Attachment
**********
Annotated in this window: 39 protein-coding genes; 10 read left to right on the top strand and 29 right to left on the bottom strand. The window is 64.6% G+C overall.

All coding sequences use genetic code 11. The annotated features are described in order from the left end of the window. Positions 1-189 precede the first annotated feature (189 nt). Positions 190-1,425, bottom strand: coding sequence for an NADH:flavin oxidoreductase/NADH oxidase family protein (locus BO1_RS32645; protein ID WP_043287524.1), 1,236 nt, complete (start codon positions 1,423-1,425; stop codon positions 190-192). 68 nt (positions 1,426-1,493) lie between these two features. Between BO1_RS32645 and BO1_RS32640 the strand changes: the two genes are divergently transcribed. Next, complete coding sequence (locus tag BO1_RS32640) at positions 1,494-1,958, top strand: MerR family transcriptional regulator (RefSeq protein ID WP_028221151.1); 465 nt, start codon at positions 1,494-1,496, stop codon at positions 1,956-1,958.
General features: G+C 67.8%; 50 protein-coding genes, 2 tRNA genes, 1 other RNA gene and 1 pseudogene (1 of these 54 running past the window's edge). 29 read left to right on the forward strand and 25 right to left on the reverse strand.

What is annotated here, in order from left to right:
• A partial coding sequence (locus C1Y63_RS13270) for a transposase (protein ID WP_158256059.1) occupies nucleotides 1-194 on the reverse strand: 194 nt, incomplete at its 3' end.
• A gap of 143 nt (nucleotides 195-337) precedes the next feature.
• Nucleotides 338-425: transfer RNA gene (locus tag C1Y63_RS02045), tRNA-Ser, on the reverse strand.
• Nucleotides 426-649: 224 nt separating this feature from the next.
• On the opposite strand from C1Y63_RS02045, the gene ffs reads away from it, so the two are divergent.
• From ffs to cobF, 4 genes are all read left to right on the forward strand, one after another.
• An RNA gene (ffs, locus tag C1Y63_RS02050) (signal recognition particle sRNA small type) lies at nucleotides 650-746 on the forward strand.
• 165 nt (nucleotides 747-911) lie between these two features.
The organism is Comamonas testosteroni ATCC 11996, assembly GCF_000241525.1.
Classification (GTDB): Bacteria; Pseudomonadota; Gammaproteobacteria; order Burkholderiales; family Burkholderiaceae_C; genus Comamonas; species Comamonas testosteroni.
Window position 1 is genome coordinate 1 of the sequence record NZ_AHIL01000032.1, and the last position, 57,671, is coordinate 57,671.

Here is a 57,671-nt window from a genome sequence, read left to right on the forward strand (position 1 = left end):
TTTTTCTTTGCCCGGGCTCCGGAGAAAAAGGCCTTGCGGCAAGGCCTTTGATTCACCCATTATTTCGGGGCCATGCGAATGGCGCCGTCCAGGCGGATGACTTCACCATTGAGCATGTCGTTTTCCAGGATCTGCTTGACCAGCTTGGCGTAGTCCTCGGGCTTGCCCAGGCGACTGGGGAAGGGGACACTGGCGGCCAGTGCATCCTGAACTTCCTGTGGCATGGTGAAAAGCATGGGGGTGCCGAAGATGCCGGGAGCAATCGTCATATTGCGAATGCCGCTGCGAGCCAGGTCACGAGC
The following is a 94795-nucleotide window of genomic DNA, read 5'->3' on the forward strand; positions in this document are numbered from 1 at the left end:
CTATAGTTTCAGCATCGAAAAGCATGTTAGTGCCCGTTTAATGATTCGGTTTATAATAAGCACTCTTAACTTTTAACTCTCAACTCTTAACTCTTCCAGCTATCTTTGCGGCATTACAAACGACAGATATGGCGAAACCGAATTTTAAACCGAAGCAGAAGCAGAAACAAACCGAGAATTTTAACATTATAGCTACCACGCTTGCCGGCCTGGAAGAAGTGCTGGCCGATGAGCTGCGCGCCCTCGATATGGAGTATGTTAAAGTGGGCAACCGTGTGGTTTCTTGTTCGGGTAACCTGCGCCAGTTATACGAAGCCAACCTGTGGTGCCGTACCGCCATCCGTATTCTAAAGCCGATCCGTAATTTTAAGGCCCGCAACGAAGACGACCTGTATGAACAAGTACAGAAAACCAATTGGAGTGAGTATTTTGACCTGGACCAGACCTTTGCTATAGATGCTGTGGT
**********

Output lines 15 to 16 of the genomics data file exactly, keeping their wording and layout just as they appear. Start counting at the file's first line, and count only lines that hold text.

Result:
Window position 1 is genome coordinate 1 of the sequence record NZ_AHIL01000032.1, and the last position, 57,671, is coordinate 57,671.

Here is a 57,671-nt window from a genome sequence, read left to right on the forward strand (position 1 = left end):